In this configuration angular requires zone js 

Angular developers owe a lot to the zone.js library. For example, it helps achieve an almost magical ease in working with Angular. In fact, almost always, when we just need to change some property, and we change it without thinking about it, Angular re-renders the corresponding components. As a result, what the user sees always…

Angular developers owe a lot to the zone.js library. For example, it helps achieve an almost magical ease in working with Angular. In fact, almost always, when we just need to change some property, and we change it without thinking about it, Angular re-renders the corresponding components. As a result, what the user sees always contains the most up-to-date information. This is just great.

Here I would like to explore some aspects of how using the new Ivy compiler (it appeared in Angular 9) can make it much easier to abandon zone.js.

By doing away with this library, I was able to significantly improve the performance of a high-load Angular application. At the same time I was able to implement the necessary mechanisms using TypeScript decorators which resulted in not a huge waste of system resources.

Note that the approach to optimizing Angular applications presented in this material is only possible because Angular Ivy and AOT are enabled by default. This article is written for educational purposes, it is not intended to advocate the approach presented in it for developing Angular projects.

Why would you want to use Angular without zone.js?

Before we go any further – let’s ask one important question: “Is it worth getting rid of zone.js, given that this library helps us perform, effortlessly, pattern re-rendering?” Certainly, this library is quite useful. But, as usual, you have to pay for everything.

If your application has specific performance requirements, disabling zone.js can help meet those requirements. As an example of an application where performance is critical, you might have a project where the interface is updated very frequently. In my case, that would be a real-time trading application. Its client receives messages via WebSocket protocol all the time. The data from these messages should be displayed as soon as possible.

Getting zone.js out of Angular

It’s very easy to make Angular work without zone.js. To do this, you first need to comment out or delete the corresponding import command, which is in the polyfills.ts file.

Commented out the import zone.js command

Next – you need to equip the root module with the following options:

  .bootstrapModule(AppModule, {
    ngZone: 'noop'
  .catch(err => console.error(err));

Angular Ivy: self-detecting changes with ɵdetectChanges and ɵmarkDirty

Before we can start building the TypeScript decorator, we need to learn about how Ivy allows us to trigger the change detection process of a component by making it “dirty”, while bypassing zone.js and DI.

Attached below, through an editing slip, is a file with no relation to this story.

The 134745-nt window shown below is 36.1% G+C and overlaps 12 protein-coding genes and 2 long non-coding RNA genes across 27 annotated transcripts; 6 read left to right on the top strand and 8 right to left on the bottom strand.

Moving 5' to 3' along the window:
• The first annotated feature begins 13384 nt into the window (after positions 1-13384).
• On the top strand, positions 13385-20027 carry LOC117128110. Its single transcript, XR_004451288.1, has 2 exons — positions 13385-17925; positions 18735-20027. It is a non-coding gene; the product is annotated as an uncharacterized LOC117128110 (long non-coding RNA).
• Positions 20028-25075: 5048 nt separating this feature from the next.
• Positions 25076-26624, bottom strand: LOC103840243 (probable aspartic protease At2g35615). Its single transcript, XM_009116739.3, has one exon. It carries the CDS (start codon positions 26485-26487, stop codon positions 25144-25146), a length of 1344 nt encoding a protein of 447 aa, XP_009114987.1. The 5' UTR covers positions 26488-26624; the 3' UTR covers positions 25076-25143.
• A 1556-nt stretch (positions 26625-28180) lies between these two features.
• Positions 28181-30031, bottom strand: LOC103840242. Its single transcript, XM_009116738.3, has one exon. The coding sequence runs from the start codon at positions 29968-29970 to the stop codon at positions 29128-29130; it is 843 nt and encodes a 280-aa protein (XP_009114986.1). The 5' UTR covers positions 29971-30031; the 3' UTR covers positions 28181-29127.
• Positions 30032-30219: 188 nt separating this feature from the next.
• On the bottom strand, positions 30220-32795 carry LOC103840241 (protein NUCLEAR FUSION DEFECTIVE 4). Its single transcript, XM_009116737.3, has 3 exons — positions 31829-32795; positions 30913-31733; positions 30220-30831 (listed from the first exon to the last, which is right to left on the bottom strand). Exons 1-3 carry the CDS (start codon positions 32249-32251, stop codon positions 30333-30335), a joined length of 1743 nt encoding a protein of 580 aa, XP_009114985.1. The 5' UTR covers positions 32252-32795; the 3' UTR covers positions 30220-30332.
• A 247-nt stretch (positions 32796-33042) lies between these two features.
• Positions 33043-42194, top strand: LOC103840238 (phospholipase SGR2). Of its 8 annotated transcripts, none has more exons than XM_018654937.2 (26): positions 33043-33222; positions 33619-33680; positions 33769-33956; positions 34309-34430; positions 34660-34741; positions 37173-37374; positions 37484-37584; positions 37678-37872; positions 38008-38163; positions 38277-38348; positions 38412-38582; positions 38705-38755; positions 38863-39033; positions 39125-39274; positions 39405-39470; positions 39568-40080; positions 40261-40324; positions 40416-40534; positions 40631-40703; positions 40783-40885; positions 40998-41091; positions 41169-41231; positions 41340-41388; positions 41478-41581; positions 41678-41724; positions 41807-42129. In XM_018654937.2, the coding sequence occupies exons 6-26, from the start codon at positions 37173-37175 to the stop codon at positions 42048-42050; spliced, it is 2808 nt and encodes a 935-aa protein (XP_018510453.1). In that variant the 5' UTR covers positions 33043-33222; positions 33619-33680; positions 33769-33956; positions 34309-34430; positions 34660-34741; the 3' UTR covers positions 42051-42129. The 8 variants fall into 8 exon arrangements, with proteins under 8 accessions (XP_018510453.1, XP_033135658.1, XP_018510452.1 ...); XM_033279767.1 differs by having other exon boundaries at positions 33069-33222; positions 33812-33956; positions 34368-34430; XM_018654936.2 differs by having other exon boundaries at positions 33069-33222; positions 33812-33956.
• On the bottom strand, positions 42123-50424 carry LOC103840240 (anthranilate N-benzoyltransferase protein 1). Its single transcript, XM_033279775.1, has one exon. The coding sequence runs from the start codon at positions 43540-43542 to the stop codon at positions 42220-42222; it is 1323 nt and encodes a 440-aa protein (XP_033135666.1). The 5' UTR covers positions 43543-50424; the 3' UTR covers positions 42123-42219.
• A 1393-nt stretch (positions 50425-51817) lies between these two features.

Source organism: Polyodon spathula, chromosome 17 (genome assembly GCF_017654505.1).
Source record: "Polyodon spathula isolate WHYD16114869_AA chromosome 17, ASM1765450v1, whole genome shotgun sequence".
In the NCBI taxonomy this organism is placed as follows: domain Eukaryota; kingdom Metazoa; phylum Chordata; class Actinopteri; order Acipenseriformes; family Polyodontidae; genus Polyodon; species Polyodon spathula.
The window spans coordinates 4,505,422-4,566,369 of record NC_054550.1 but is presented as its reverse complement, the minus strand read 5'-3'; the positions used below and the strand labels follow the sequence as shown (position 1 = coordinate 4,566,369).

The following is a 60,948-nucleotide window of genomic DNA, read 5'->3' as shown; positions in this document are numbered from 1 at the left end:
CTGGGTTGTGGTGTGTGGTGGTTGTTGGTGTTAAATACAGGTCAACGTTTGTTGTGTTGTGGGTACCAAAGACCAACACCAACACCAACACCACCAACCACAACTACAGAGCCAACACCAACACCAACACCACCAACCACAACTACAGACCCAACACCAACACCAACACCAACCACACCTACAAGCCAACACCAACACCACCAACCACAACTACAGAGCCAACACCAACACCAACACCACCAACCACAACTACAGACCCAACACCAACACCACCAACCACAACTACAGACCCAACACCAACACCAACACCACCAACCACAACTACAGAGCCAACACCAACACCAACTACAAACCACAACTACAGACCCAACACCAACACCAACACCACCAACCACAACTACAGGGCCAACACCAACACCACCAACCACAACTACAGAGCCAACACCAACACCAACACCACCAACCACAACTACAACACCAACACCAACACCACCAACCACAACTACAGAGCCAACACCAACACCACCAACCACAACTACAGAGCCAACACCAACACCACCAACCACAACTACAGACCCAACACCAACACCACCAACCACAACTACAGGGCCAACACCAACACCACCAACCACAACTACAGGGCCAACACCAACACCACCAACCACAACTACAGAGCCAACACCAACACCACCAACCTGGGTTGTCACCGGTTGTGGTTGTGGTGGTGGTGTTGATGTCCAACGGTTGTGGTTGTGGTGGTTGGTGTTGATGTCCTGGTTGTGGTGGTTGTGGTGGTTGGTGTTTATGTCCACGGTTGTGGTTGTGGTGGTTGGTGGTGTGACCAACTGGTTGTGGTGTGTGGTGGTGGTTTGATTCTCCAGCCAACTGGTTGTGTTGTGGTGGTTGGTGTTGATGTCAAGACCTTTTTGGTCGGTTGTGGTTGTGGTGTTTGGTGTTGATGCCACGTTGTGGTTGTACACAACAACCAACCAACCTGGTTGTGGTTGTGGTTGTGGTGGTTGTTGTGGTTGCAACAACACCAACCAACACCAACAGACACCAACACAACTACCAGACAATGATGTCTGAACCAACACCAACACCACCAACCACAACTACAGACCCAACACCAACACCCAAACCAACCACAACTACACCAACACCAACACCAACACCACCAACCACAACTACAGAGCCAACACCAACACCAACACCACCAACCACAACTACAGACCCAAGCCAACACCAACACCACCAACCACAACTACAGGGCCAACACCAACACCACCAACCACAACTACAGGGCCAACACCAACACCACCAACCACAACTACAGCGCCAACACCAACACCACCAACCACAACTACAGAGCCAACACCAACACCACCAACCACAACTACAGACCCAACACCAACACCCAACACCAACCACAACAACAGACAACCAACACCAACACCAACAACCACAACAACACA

We now have two additional features exported from @angular/core. These are ɵdetectChanges and ɵmarkDirty. These two functions are still for internal use and are unstable – they have the symbol ɵ at the beginning of their names.

Let’s look at how you can use these functions.

Function ɵmarkDirty.

This function allows you to mark a component by making it “dirty”, that is, in need of re-rendering. It, if the component was not marked as “dirty” before it was called, will schedule the change detection process to start.

import { ɵmarkDirty as markDirty } from '@angular/core';
class MyComponent {
  setTitle(title: string) {
    this.title = title;

EdetectChanges function

Angular’s internal documentation says that, for efficiency reasons, you should not use function ɵdetectChanges. It is recommended to use function ɵmarkDirty instead. The function ɵdetectChanges synchronously calls the process of detecting changes in a component and its subcomponents.

import { ɵdetectChanges as detectChanges } from '@angular/core';
class MyComponent {
  setTitle(title: string) {
    this.title = title;

Automatic change detection with the TypeScript decorator

Although the features provided by Angular make development more convenient by bypassing the DI, it can still be frustrating for the programmer to have to import and call those features himself to trigger the change detection process.

To simplify the automatic triggering of change detection, we can write a TypeScript decorator, which will do this job by itself. Of course there are some limitations, which we will talk about below, but in my case this approach was exactly what I needed.

Familiarizing myself with the @observed decorator

In order to detect changes with as little effort as possible, we create a decorator that can be applied in three ways. Specifically, it applies to the following entities: